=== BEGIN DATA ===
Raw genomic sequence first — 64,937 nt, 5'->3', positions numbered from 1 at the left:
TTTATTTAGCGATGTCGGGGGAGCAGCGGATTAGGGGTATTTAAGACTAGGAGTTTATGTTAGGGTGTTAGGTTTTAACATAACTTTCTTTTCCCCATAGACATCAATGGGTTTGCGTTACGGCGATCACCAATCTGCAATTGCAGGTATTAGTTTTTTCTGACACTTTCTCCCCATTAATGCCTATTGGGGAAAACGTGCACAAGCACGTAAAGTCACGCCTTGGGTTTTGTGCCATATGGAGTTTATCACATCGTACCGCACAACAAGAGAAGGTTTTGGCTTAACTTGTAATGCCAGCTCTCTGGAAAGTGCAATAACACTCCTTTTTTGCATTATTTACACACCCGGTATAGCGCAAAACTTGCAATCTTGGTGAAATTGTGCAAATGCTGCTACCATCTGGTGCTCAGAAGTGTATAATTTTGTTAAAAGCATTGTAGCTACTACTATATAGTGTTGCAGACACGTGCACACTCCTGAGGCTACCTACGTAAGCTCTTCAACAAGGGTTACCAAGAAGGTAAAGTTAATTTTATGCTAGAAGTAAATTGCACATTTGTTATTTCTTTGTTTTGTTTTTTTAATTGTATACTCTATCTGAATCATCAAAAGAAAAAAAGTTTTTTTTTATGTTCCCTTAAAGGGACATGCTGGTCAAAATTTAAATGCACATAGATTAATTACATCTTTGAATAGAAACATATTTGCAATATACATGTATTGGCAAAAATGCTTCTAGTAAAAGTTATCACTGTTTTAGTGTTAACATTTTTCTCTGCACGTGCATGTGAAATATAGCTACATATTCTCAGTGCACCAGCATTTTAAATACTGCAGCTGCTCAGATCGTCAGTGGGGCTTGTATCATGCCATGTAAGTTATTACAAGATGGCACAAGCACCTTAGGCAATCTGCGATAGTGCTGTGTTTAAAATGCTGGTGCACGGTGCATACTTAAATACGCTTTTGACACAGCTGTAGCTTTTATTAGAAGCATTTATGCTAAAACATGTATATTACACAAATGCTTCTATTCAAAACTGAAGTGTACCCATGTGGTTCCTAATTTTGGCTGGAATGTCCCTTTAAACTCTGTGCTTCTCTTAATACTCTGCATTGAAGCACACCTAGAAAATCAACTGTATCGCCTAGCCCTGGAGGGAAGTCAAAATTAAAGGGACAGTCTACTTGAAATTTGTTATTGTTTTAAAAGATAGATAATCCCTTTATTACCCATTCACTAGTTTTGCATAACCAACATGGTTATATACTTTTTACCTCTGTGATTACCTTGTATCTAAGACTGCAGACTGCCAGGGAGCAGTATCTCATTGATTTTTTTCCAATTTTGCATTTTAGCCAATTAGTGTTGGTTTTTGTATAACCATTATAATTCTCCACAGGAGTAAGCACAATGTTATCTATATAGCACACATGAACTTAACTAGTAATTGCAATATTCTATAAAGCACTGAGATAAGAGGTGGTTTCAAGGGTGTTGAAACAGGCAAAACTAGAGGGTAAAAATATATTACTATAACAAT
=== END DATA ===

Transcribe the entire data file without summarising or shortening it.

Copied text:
Raw genomic sequence first — 64,937 nt, 5'->3', positions numbered from 1 at the left:
TTTATTTAGCGATGTCGGGGGAGCAGCGGATTAGGGGTATTTAAGACTAGGAGTTTATGTTAGGGTGTTAGGTTTTAACATAACTTTCTTTTCCCCATAGACATCAATGGGTTTGCGTTACGGCGATCACCAATCTGCAATTGCAGGTATTAGTTTTTTCTGACACTTTCTCCCCATTAATGCCTATTGGGGAAAACGTGCACAAGCACGTAAAGTCACGCCTTGGGTTTTGTGCCATATGGAGTTTATCACATCGTACCGCACAACAAGAGAAGGTTTTGGCTTAACTTGTAATGCCAGCTCTCTGGAAAGTGCAATAACACTCCTTTTTTGCATTATTTACACACCCGGTATAGCGCAAAACTTGCAATCTTGGTGAAATTGTGCAAATGCTGCTACCATCTGGTGCTCAGAAGTGTATAATTTTGTTAAAAGCATTGTAGCTACTACTATATAGTGTTGCAGACACGTGCACACTCCTGAGGCTACCTACGTAAGCTCTTCAACAAGGGTTACCAAGAAGGTAAAGTTAATTTTATGCTAGAAGTAAATTGCACATTTGTTATTTCTTTGTTTTGTTTTTTTAATTGTATACTCTATCTGAATCATCAAAAGAAAAAAAGTTTTTTTTTATGTTCCCTTAAAGGGACATGCTGGTCAAAATTTAAATGCACATAGATTAATTACATCTTTGAATAGAAACATATTTGCAATATACATGTATTGGCAAAAATGCTTCTAGTAAAAGTTATCACTGTTTTAGTGTTAACATTTTTCTCTGCACGTGCATGTGAAATATAGCTACATATTCTCAGTGCACCAGCATTTTAAATACTGCAGCTGCTCAGATCGTCAGTGGGGCTTGTATCATGCCATGTAAGTTATTACAAGATGGCACAAGCACCTTAGGCAATCTGCGATAGTGCTGTGTTTAAAATGCTGGTGCACGGTGCATACTTAAATACGCTTTTGACACAGCTGTAGCTTTTATTAGAAGCATTTATGCTAAAACATGTATATTACACAAATGCTTCTATTCAAAACTGAAGTGTACCCATGTGGTTCCTAATTTTGGCTGGAATGTCCCTTTAAACTCTGTGCTTCTCTTAATACTCTGCATTGAAGCACACCTAGAAAATCAACTGTATCGCCTAGCCCTGGAGGGAAGTCAAAATTAAAGGGACAGTCTACTTGAAATTTGTTATTGTTTTAAAAGATAGATAATCCCTTTATTACCCATTCACTAGTTTTGCATAACCAACATGGTTATATACTTTTTACCTCTGTGATTACCTTGTATCTAAGACTGCAGACTGCCAGGGAGCAGTATCTCATTGATTTTTTTCCAATTTTGCATTTTAGCCAATTAGTGTTGGTTTTTGTATAACCATTATAATTCTCCACAGGAGTAAGCACAATGTTATCTATATAGCACACATGAACTTAACTAGTAATTGCAATATTCTATAAAGCACTGAGATAAGAGGTGGTTTCAAGGGTGTTGAAACAGGCAAAACTAGAGGGTAAAAATATATTACTATAACAAT